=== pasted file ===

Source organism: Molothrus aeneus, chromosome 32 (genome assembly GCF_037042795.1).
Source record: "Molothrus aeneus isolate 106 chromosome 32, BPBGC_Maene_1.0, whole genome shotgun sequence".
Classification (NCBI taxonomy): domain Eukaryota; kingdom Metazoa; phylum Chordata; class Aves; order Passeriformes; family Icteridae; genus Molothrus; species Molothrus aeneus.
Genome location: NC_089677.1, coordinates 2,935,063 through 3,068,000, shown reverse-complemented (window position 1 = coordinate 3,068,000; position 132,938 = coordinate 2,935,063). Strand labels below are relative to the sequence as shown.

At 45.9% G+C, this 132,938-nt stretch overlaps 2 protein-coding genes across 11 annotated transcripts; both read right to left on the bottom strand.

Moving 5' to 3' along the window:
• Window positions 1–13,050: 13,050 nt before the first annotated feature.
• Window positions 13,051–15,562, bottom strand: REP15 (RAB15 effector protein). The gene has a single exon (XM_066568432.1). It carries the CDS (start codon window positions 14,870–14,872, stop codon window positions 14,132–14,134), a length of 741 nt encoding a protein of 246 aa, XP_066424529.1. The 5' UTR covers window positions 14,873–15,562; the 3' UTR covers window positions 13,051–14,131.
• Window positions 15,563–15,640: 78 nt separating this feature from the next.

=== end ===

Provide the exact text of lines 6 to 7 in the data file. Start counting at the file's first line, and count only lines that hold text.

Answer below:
Moving 5' to 3' along the window:
• Window positions 1–13,050: 13,050 nt before the first annotated feature.